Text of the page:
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Jailed Iranian female rights lawyer hospitalized following hunger strike

Husband of Nasrin Sotoudeh, who provided legal defense to women arrested for opposing hijab laws, says she is ‘severely weakened’ after forgoing food for over 40 days

Iranian human rights lawyer Nasrin Sotoudeh in her office in Tehran, Iran, on November 1, 2008. (AP/Arash Ashourinia)
Iranian human rights lawyer Nasrin Sotoudeh in her office in Tehran, Iran, on November 1, 2008. (AP/Arash Ashourinia)

TEHRAN, Iran — Imprisoned Iranian human rights lawyer Nasrin Sotoudeh has been hospitalized after being “severely weakened” following an over 40-day hunger strike, her husband said on Saturday.

She was transferred to the cardiac care unit shortly after being taken to the emergency ward of Tehran’s Taleghani hospital, Reza Khandan told AFP over the telephone.

“We were allowed to see her for a few moments,” he added. “She was severely weakened, lost a lot of weight and had sunken eyes.”

Sotoudeh has been on a hunger strike for more than 40 days, according to Khandan.

The strike is aimed at calling for the freeing of political prisoners and directing attention towards their condition during the COVID-19 pandemic, said an August 11 statement by Sotoudeh published by her husband on social media.

The virus has so far killed over 24,000 and infected close to 420,000 Iranians, according to official figures.

Reza Khandan, husband of Iranian human rights activist Nasrin Sotoudeh, on November 18, 2012. (CC BY-SA Hosseinronaghi, Wikimedia Commons)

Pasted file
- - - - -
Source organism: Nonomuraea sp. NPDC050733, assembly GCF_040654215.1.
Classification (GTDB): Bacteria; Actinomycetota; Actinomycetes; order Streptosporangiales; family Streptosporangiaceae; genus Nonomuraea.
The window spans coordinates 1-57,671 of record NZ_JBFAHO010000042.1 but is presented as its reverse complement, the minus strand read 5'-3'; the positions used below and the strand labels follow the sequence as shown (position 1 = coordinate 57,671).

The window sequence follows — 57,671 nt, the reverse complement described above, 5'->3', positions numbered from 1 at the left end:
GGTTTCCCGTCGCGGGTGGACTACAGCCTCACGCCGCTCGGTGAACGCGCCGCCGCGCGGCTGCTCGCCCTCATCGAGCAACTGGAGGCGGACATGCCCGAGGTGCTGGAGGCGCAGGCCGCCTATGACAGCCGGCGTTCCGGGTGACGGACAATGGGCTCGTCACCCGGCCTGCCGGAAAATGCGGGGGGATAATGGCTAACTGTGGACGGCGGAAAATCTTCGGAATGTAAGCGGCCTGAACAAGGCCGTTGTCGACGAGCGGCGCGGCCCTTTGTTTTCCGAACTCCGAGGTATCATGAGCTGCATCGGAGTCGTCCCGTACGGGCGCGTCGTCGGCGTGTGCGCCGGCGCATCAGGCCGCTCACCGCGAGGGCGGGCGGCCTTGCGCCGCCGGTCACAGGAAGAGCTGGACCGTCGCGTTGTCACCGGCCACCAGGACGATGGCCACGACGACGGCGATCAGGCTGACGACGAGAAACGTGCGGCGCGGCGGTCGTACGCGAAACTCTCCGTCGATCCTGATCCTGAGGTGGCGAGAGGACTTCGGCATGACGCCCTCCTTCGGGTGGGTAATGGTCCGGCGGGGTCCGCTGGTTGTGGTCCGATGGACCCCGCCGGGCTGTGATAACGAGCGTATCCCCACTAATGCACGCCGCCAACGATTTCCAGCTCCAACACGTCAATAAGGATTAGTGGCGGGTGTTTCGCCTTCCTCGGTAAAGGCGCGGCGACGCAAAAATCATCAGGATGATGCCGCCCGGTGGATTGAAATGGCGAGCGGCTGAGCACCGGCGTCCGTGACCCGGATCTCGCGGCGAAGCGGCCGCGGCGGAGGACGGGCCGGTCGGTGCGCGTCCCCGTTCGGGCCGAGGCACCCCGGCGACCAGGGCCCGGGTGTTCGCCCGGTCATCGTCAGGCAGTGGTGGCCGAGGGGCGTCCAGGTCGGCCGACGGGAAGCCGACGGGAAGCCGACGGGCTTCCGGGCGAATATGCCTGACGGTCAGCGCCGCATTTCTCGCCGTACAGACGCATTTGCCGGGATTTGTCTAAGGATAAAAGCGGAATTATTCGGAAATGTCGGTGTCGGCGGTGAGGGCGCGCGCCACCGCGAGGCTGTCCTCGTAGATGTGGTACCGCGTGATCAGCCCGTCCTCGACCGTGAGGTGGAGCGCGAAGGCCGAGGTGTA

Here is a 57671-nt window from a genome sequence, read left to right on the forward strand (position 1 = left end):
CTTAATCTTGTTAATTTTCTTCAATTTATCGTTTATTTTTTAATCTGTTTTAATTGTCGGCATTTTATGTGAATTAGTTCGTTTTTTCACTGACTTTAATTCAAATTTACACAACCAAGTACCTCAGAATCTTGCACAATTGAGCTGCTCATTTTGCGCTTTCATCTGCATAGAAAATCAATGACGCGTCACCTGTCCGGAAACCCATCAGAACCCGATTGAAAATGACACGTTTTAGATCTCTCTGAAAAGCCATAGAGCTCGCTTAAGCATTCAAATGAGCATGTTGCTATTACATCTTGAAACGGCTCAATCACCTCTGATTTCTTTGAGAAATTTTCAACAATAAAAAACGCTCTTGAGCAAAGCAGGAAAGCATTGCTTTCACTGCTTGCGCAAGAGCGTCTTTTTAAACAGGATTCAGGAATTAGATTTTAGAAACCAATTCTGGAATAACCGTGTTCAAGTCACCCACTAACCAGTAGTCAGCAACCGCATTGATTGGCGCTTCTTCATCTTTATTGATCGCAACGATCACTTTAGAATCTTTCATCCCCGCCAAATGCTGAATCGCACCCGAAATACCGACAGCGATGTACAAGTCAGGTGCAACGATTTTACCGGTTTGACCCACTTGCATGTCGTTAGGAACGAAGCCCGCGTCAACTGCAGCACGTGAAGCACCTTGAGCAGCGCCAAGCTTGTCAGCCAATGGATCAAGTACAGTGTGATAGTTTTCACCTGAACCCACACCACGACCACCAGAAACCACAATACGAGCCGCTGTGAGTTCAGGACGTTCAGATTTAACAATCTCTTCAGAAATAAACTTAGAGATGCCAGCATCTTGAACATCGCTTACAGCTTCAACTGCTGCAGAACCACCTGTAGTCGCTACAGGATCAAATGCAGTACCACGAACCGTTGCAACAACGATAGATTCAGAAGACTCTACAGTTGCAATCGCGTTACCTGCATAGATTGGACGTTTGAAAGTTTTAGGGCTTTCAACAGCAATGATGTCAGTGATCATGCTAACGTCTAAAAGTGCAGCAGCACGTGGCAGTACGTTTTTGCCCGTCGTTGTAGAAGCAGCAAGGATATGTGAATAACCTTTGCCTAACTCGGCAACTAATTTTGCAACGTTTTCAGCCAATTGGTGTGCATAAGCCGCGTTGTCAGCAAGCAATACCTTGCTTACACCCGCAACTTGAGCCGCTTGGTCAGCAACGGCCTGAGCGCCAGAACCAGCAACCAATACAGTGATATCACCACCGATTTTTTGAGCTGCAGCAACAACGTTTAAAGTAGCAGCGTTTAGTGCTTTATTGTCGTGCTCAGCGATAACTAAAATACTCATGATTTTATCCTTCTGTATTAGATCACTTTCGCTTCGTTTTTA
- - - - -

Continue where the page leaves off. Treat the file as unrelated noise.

Khandan told AFP he worried for his wife as the hospital “is not a safe place vis-a-vis the coronavirus” and lacks “proper isolation” with many infected patients.

But her last scan has not shown a sign of infection, he added.

Sotoudeh, 57, is a co-laureate of the European Parliament’s prestigious Sakharov Prize.

She is serving a 12-year sentence in Tehran’s Evin Prison after she defended women arrested for protesting compulsory hijab laws.

“It is all very difficult,” Khandan said, having just returned home from the hospital around midnight.

“The prison does not cooperate, they don’t properly answer when you ask about [prisoners’] condition. They had not even told us” of her hospitalization, he added.

Sotoudeh’s family were notified of her condition through one of her fellow inmates.

Sotoudeh won the Sakharov Prize in 2012 for her work on high-profile cases including those of convicts on death row for offenses committed as minors.

She spent three years in prison after representing dissidents arrested during mass protests in 2009 against the disputed re-election of the ultra-conservative president Mahmoud Ahmadinejad.

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